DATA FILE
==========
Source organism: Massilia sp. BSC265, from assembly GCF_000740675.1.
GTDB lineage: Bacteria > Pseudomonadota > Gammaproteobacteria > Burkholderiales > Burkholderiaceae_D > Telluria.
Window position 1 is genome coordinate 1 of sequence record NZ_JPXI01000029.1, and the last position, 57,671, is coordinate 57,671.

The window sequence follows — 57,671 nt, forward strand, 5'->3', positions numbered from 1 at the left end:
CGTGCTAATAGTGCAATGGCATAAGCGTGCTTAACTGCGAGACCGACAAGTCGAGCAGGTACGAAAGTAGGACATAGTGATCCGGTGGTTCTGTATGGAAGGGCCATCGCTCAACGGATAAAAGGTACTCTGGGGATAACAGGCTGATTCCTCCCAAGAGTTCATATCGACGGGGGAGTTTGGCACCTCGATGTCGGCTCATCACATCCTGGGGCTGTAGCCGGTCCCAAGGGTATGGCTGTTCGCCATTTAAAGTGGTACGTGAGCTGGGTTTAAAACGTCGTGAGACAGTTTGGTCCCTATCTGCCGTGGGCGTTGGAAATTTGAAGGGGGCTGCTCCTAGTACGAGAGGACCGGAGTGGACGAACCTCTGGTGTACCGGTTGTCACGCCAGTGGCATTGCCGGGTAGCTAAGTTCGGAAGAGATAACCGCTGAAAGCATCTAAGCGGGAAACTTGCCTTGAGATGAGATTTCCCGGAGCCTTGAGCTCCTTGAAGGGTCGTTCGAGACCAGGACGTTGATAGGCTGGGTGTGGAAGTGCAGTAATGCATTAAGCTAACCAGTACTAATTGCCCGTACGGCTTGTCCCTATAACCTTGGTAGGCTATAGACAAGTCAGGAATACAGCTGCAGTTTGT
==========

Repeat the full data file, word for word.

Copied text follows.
Source organism: Massilia sp. BSC265, from assembly GCF_000740675.1.
GTDB lineage: Bacteria > Pseudomonadota > Gammaproteobacteria > Burkholderiales > Burkholderiaceae_D > Telluria.
Window position 1 is genome coordinate 1 of sequence record NZ_JPXI01000029.1, and the last position, 57,671, is coordinate 57,671.

The window sequence follows — 57,671 nt, forward strand, 5'->3', positions numbered from 1 at the left end:
CGTGCTAATAGTGCAATGGCATAAGCGTGCTTAACTGCGAGACCGACAAGTCGAGCAGGTACGAAAGTAGGACATAGTGATCCGGTGGTTCTGTATGGAAGGGCCATCGCTCAACGGATAAAAGGTACTCTGGGGATAACAGGCTGATTCCTCCCAAGAGTTCATATCGACGGGGGAGTTTGGCACCTCGATGTCGGCTCATCACATCCTGGGGCTGTAGCCGGTCCCAAGGGTATGGCTGTTCGCCATTTAAAGTGGTACGTGAGCTGGGTTTAAAACGTCGTGAGACAGTTTGGTCCCTATCTGCCGTGGGCGTTGGAAATTTGAAGGGGGCTGCTCCTAGTACGAGAGGACCGGAGTGGACGAACCTCTGGTGTACCGGTTGTCACGCCAGTGGCATTGCCGGGTAGCTAAGTTCGGAAGAGATAACCGCTGAAAGCATCTAAGCGGGAAACTTGCCTTGAGATGAGATTTCCCGGAGCCTTGAGCTCCTTGAAGGGTCGTTCGAGACCAGGACGTTGATAGGCTGGGTGTGGAAGTGCAGTAATGCATTAAGCTAACCAGTACTAATTGCCCGTACGGCTTGTCCCTATAACCTTGGTAGGCTATAGACAAGTCAGGAATACAGCTGCAGTTTGT